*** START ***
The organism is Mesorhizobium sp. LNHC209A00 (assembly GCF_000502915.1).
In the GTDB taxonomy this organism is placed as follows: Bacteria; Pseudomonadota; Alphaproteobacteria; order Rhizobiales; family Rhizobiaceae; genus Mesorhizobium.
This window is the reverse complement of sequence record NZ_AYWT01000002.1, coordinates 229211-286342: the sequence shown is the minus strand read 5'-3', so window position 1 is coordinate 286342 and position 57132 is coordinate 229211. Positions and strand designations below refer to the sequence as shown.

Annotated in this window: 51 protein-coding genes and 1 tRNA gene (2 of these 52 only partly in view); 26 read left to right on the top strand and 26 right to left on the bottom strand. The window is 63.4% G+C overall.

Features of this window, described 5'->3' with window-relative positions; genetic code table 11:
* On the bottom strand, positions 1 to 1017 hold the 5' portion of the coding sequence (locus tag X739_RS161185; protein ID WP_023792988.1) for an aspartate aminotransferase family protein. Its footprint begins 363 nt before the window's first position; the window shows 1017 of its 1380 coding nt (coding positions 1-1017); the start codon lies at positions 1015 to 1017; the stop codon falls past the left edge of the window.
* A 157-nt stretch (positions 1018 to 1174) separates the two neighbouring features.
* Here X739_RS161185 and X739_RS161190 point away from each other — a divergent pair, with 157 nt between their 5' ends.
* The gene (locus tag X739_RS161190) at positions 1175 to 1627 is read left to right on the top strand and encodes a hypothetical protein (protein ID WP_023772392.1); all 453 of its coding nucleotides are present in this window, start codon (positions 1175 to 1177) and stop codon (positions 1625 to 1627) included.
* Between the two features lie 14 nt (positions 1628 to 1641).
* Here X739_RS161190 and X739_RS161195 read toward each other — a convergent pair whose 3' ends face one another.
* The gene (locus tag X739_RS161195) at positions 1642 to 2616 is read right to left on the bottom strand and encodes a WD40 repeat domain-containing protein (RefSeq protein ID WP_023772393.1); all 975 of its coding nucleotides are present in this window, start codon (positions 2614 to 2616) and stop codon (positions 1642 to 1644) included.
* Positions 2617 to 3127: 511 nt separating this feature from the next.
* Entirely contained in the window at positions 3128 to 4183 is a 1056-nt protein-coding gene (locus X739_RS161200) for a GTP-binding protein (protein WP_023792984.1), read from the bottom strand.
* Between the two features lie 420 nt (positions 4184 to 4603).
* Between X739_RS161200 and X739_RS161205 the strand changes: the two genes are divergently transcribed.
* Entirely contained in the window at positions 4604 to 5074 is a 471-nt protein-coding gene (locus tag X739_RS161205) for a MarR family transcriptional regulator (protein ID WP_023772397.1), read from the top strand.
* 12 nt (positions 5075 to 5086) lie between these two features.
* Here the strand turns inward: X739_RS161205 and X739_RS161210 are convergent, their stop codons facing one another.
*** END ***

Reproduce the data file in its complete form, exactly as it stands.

The organism is Mesorhizobium sp. LNHC209A00 (assembly GCF_000502915.1).
In the GTDB taxonomy this organism is placed as follows: Bacteria; Pseudomonadota; Alphaproteobacteria; order Rhizobiales; family Rhizobiaceae; genus Mesorhizobium.
This window is the reverse complement of sequence record NZ_AYWT01000002.1, coordinates 229211-286342: the sequence shown is the minus strand read 5'-3', so window position 1 is coordinate 286342 and position 57132 is coordinate 229211. Positions and strand designations below refer to the sequence as shown.

Annotated in this window: 51 protein-coding genes and 1 tRNA gene (2 of these 52 only partly in view); 26 read left to right on the top strand and 26 right to left on the bottom strand. The window is 63.4% G+C overall.

Features of this window, described 5'->3' with window-relative positions; genetic code table 11:
* On the bottom strand, positions 1 to 1017 hold the 5' portion of the coding sequence (locus tag X739_RS161185; protein ID WP_023792988.1) for an aspartate aminotransferase family protein. Its footprint begins 363 nt before the window's first position; the window shows 1017 of its 1380 coding nt (coding positions 1-1017); the start codon lies at positions 1015 to 1017; the stop codon falls past the left edge of the window.
* A 157-nt stretch (positions 1018 to 1174) separates the two neighbouring features.
* Here X739_RS161185 and X739_RS161190 point away from each other — a divergent pair, with 157 nt between their 5' ends.
* The gene (locus tag X739_RS161190) at positions 1175 to 1627 is read left to right on the top strand and encodes a hypothetical protein (protein ID WP_023772392.1); all 453 of its coding nucleotides are present in this window, start codon (positions 1175 to 1177) and stop codon (positions 1625 to 1627) included.
* Between the two features lie 14 nt (positions 1628 to 1641).
* Here X739_RS161190 and X739_RS161195 read toward each other — a convergent pair whose 3' ends face one another.
* The gene (locus tag X739_RS161195) at positions 1642 to 2616 is read right to left on the bottom strand and encodes a WD40 repeat domain-containing protein (RefSeq protein ID WP_023772393.1); all 975 of its coding nucleotides are present in this window, start codon (positions 2614 to 2616) and stop codon (positions 1642 to 1644) included.
* Positions 2617 to 3127: 511 nt separating this feature from the next.
* Entirely contained in the window at positions 3128 to 4183 is a 1056-nt protein-coding gene (locus X739_RS161200) for a GTP-binding protein (protein WP_023792984.1), read from the bottom strand.
* Between the two features lie 420 nt (positions 4184 to 4603).
* Between X739_RS161200 and X739_RS161205 the strand changes: the two genes are divergently transcribed.
* Entirely contained in the window at positions 4604 to 5074 is a 471-nt protein-coding gene (locus tag X739_RS161205) for a MarR family transcriptional regulator (protein ID WP_023772397.1), read from the top strand.
* 12 nt (positions 5075 to 5086) lie between these two features.
* Here the strand turns inward: X739_RS161205 and X739_RS161210 are convergent, their stop codons facing one another.